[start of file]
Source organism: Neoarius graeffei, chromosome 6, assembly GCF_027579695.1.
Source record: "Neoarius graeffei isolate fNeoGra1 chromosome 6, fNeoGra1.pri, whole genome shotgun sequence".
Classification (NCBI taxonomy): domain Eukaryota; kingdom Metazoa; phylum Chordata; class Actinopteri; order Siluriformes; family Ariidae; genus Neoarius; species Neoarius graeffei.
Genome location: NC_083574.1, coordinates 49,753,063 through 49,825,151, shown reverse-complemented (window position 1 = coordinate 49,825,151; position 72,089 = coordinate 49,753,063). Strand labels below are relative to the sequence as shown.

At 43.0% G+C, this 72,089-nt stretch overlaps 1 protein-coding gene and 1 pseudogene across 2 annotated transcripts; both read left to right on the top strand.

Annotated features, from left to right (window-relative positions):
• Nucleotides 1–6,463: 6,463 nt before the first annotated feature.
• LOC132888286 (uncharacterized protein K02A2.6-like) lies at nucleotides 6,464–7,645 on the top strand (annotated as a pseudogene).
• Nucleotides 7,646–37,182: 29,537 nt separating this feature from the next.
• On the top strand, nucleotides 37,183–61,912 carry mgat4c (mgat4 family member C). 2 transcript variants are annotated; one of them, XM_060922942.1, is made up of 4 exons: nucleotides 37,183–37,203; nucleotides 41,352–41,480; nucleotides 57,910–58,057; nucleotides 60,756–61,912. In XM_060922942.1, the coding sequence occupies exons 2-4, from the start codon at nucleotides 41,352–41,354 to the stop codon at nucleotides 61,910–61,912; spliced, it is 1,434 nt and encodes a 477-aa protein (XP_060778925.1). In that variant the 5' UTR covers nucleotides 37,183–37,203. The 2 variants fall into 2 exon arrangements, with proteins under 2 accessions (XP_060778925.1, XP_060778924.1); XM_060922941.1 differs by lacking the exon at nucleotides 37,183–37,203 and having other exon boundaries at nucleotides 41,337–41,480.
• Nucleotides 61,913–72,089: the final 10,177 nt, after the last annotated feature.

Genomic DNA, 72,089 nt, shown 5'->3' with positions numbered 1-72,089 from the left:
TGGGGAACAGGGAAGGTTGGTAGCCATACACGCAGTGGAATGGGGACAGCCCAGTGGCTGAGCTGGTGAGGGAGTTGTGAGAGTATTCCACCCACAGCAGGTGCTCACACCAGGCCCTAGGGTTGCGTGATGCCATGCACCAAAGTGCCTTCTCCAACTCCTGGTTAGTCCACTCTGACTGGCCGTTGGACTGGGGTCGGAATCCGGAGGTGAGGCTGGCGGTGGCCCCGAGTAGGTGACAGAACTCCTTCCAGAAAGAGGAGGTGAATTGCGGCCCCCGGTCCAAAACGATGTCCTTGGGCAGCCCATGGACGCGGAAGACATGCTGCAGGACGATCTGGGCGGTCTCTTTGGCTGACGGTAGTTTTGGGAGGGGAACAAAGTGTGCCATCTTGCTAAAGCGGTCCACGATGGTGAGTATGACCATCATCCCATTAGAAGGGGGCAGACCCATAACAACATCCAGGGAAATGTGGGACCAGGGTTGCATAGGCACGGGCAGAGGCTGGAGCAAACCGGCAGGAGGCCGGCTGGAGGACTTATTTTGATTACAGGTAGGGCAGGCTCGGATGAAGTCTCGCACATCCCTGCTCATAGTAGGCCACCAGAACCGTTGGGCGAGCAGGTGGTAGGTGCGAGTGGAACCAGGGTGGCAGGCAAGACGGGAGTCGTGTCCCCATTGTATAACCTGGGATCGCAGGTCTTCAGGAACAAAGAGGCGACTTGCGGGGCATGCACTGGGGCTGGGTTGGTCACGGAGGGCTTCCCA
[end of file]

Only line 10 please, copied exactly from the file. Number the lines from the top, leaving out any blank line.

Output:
• On the top strand, nucleotides 37,183–61,912 carry mgat4c (mgat4 family member C). 2 transcript variants are annotated; one of them, XM_060922942.1, is made up of 4 exons: nucleotides 37,183–37,203; nucleotides 41,352–41,480; nucleotides 57,910–58,057; nucleotides 60,756–61,912. In XM_060922942.1, the coding sequence occupies exons 2-4, from the start codon at nucleotides 41,352–41,354 to the stop codon at nucleotides 61,910–61,912; spliced, it is 1,434 nt and encodes a 477-aa protein (XP_060778925.1). In that variant the 5' UTR covers nucleotides 37,183–37,203. The 2 variants fall into 2 exon arrangements, with proteins under 2 accessions (XP_060778925.1, XP_060778924.1); XM_060922941.1 differs by lacking the exon at nucleotides 37,183–37,203 and having other exon boundaries at nucleotides 41,337–41,480.